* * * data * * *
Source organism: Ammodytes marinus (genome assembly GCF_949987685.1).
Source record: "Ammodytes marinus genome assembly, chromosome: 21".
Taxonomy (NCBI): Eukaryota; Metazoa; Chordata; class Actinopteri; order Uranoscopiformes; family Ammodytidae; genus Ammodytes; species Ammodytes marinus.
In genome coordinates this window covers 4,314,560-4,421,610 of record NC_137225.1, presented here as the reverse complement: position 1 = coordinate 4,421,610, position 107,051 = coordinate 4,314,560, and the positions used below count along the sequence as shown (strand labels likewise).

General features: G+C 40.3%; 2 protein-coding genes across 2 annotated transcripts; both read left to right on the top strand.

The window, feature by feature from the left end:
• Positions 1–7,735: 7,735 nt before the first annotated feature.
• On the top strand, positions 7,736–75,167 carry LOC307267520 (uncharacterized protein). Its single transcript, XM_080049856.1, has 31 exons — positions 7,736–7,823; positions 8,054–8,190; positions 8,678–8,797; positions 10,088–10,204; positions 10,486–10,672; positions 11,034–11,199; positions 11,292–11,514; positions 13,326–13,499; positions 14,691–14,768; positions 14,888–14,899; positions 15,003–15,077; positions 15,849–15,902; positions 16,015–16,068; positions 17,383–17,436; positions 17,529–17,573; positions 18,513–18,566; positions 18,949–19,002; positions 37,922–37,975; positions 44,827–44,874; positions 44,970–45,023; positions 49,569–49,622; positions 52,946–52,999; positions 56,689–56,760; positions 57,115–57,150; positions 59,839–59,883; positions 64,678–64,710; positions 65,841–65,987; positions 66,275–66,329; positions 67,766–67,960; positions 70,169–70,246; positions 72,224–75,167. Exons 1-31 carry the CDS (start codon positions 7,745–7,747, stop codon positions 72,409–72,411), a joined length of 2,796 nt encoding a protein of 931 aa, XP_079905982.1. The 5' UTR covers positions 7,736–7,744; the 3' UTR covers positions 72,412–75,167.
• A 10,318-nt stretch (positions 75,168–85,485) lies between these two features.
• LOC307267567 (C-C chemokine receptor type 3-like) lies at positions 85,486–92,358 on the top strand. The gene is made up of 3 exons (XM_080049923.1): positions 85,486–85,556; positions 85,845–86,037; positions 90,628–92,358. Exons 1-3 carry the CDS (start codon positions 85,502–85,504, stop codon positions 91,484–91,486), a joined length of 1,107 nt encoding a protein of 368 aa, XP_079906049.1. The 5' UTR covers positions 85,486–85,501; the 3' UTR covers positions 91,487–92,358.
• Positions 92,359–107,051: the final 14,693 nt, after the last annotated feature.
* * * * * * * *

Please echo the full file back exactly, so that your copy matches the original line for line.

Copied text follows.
Source organism: Ammodytes marinus (genome assembly GCF_949987685.1).
Source record: "Ammodytes marinus genome assembly, chromosome: 21".
Taxonomy (NCBI): Eukaryota; Metazoa; Chordata; class Actinopteri; order Uranoscopiformes; family Ammodytidae; genus Ammodytes; species Ammodytes marinus.
In genome coordinates this window covers 4,314,560-4,421,610 of record NC_137225.1, presented here as the reverse complement: position 1 = coordinate 4,421,610, position 107,051 = coordinate 4,314,560, and the positions used below count along the sequence as shown (strand labels likewise).

General features: G+C 40.3%; 2 protein-coding genes across 2 annotated transcripts; both read left to right on the top strand.

The window, feature by feature from the left end:
• Positions 1–7,735: 7,735 nt before the first annotated feature.
• On the top strand, positions 7,736–75,167 carry LOC307267520 (uncharacterized protein). Its single transcript, XM_080049856.1, has 31 exons — positions 7,736–7,823; positions 8,054–8,190; positions 8,678–8,797; positions 10,088–10,204; positions 10,486–10,672; positions 11,034–11,199; positions 11,292–11,514; positions 13,326–13,499; positions 14,691–14,768; positions 14,888–14,899; positions 15,003–15,077; positions 15,849–15,902; positions 16,015–16,068; positions 17,383–17,436; positions 17,529–17,573; positions 18,513–18,566; positions 18,949–19,002; positions 37,922–37,975; positions 44,827–44,874; positions 44,970–45,023; positions 49,569–49,622; positions 52,946–52,999; positions 56,689–56,760; positions 57,115–57,150; positions 59,839–59,883; positions 64,678–64,710; positions 65,841–65,987; positions 66,275–66,329; positions 67,766–67,960; positions 70,169–70,246; positions 72,224–75,167. Exons 1-31 carry the CDS (start codon positions 7,745–7,747, stop codon positions 72,409–72,411), a joined length of 2,796 nt encoding a protein of 931 aa, XP_079905982.1. The 5' UTR covers positions 7,736–7,744; the 3' UTR covers positions 72,412–75,167.
• A 10,318-nt stretch (positions 75,168–85,485) lies between these two features.
• LOC307267567 (C-C chemokine receptor type 3-like) lies at positions 85,486–92,358 on the top strand. The gene is made up of 3 exons (XM_080049923.1): positions 85,486–85,556; positions 85,845–86,037; positions 90,628–92,358. Exons 1-3 carry the CDS (start codon positions 85,502–85,504, stop codon positions 91,484–91,486), a joined length of 1,107 nt encoding a protein of 368 aa, XP_079906049.1. The 5' UTR covers positions 85,486–85,501; the 3' UTR covers positions 91,487–92,358.
• Positions 92,359–107,051: the final 14,693 nt, after the last annotated feature.